Standing against racism in sport

Timana Tahu (pictured) quit the New South Wales State of Origin team in protest against racism directed towards an opponent.

The National Rugby League (NRL) establishment is in damage control once again after one of the game's stars took a courageous stand against racism in the sport.

Star centre Timana Tahu quit the New South Wales State of Origin team on June 11 in protest against racism directed towards an opponent.

NSW assistant coach Andrew Johns described Queensland centre Greg Inglis, an Aboriginal man, as a “black cunt” in his training instructions to the team, and has been accused of making racist remarks about other Queensland players.

ABC Grandstand reported allegations on June 15 that Johns had used terms such as "nigger" and “monkey” to describe Aboriginal players in the past.

Tahu — who currently plays for Parramatta after a successful career as Johns' team mate in the Newcastle Knights — is of Aboriginal and Maori heritage, and has allegedly tolerated Johns' racism since they first met in 1999.

Ex-Newcastle player Robbie O'Davis told Rugby League Week on June 16 that Tahu and other Aboriginal players were subjected to racism at that club, forcing some to leave.

To cover up the incident, NSW team management at first tried to convince Tahu to accept a private apology from Johns, as a way to resolve Tahu's “hurt feelings”. After Tahu left, his departure was blamed on an injury until the truth was exposed the next day.

Sections of the media have attempted to paint Johns as a victim who made an error of judgment, detailing his pain and anguish at offending his friend.

However, Johns' apology only did more damage, exposing his utter lack of understanding: “Timana deemed [my comments] to be offensive and inappropriate", he said on June 12, according to

"I'm really upset and shattered that I've offended Timana ... It's a private matter between myself and him and we'll talk in the next couple of days."

This was the same excuse made by Mal Brown, a famous former Richmond player in the Australian Rules code. On June 16 he referred to Aboriginal players as “cannibals” at a charity event in Melbourne. He later dismissed his comments as “in jest” but few were laughing.

Tahu released a video statement on June 14, saying the issue went beyond this single incident.

"Leaving Origin was a really big decision for me and I'd like to clarify that it was not just one racial comment directed at one individual that offended me", he said.

"The remarks were directed at various races and the situation I encountered was totally unacceptable.
"This isn't about me or Andrew Johns, it's about arresting racism and standing up for my beliefs.”

Johns' comments have received universal condemnation, but debate has emerged about the seriousness of the matter.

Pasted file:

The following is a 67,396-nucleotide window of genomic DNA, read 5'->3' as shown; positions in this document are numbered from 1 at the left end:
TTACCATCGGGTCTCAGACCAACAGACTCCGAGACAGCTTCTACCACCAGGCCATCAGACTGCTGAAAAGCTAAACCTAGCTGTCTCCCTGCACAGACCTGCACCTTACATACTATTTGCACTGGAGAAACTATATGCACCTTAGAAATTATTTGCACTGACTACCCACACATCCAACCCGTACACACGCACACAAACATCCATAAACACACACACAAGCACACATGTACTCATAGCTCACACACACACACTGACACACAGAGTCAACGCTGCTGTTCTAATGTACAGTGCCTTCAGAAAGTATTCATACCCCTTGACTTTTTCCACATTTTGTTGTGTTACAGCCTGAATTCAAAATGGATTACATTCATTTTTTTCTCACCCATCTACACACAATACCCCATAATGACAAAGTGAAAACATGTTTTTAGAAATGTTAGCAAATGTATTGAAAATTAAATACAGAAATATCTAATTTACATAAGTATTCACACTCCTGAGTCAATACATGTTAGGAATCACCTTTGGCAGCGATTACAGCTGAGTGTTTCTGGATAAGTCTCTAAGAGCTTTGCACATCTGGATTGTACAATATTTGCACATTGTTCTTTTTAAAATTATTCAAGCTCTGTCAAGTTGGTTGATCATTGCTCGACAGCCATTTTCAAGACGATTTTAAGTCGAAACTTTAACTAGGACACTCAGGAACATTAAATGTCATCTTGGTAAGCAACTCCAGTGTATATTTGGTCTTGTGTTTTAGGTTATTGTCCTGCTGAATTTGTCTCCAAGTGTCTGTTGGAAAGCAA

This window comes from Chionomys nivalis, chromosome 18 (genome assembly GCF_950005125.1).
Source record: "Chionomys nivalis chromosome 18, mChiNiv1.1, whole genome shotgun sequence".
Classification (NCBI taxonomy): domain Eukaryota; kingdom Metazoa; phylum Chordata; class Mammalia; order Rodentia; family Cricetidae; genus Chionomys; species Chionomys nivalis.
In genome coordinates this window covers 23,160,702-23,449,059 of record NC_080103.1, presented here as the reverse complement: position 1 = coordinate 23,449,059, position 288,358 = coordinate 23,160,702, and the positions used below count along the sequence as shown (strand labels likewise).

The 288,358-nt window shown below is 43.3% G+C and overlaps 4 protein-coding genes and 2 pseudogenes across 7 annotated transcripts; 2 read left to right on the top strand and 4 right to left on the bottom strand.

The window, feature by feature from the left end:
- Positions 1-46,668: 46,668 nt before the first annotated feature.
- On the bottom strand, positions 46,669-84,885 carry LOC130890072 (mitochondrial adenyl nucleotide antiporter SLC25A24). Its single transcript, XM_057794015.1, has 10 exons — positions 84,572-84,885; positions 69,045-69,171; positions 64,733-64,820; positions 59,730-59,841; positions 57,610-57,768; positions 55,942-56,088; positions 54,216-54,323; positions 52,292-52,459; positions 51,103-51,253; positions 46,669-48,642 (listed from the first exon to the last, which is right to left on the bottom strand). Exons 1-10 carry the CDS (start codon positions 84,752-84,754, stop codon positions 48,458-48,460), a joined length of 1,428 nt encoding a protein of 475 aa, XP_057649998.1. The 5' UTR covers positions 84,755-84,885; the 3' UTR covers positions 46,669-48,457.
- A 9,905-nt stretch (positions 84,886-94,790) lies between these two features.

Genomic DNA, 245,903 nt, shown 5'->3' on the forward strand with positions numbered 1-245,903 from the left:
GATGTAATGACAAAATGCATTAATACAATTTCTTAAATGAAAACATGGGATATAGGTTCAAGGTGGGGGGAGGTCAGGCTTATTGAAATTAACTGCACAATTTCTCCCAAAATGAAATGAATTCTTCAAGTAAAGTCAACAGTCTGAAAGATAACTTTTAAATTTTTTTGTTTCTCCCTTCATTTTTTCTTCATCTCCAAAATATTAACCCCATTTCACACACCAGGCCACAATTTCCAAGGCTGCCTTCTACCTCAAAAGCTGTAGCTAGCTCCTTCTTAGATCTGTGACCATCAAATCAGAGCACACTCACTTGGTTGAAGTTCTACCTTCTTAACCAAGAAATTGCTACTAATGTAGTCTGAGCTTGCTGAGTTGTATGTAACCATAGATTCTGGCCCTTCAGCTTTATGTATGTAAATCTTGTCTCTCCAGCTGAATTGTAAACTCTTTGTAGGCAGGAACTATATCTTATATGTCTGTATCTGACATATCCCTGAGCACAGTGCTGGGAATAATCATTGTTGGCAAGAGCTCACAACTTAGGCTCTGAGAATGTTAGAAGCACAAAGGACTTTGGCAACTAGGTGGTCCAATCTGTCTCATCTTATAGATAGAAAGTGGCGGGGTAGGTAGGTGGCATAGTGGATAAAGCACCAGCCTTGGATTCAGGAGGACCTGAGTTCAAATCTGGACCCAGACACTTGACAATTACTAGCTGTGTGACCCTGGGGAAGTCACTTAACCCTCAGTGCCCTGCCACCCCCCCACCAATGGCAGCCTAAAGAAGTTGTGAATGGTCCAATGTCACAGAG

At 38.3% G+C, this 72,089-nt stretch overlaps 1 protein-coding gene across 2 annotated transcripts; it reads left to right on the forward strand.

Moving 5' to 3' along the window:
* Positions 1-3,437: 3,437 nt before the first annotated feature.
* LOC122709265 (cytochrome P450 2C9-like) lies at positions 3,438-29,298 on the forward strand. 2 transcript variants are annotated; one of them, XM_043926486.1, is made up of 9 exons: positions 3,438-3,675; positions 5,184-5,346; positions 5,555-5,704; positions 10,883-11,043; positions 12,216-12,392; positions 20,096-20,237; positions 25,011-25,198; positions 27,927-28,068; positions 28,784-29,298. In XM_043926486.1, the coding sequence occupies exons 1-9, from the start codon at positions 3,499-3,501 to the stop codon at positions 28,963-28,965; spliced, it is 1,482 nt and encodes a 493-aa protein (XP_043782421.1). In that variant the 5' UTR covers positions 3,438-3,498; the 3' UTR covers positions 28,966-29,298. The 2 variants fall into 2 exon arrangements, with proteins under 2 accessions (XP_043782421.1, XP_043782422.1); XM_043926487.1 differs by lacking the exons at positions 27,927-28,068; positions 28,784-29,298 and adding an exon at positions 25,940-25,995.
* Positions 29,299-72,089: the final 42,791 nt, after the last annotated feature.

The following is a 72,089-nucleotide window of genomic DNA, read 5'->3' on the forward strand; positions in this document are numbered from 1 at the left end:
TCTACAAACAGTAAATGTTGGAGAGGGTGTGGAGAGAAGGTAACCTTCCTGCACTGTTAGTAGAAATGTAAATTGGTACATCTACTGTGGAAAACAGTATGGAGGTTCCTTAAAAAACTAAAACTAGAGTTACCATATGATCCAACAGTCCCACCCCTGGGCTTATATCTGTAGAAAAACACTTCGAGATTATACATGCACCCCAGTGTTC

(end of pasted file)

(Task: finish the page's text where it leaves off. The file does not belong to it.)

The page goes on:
Tahu has received support from fellow player Preston Campbell and former NSW five-eighth Anthony Mundine. Government figures such as former Indigenous Social Justice Commissioner Tom Calma and NSW Premier Kristina Keneally have also defended Tahu, reported on June 15.

However, Johns' supporters in the media, NRL administrators and a number of white players have attempted to downplay the incident, desperate to avoid more damage to the game's already tainted reputation and help salvage Johns' media career.

The Australian reported on June 17 that NRL chief executive David Gallop said Andrew Johns deserves credit for apologising and many of Johns' colleagues have claimed that he is "not racist" because he does not hate black people.

Fiji-born Socialist Alliance candidate for Parramatta Duncan Roden told Green Left Weekly that Tahu's actions should be seen in the broader context of racism in Australian society. "Timana Tahu is extremely courageous for taking a stand like this”, he said. “This kind of casual racism is so ingrained in Australian culture that many people can't even recognise the problem.

"It’s laughable that some are trying to claim that Johns isn’t racist or that its not a big deal — his behaviour is typical of a large section of Australia's population and it has a huge effect on the lives of minority groups. It allows governments to get away with racist policies like the NT intervention or attacking refugees.

"Full credit to Timana for standing up to these poisonous attitudes."

Tahu's decision to walk out could not have come on a bigger occasion. State of Origin is the biggest event on the rugby league calendar, with special attention being paid to NSW before what was their fifth straight series loss.

Nor could Tahu have exposed a bigger target. Andrew Johns is arguably the best rugby league player in history, and is a prominent commentator on Channel 9's league coverage. Johns has since been suspended from his column with the Daily Telegraph, and his part-time coaching roles with a number of NRL clubs are under review.

However, he will keep his lucrative television and radio contracts, with his employers saying they are satisfied with his apology. They may find that many are not so willing to forgive.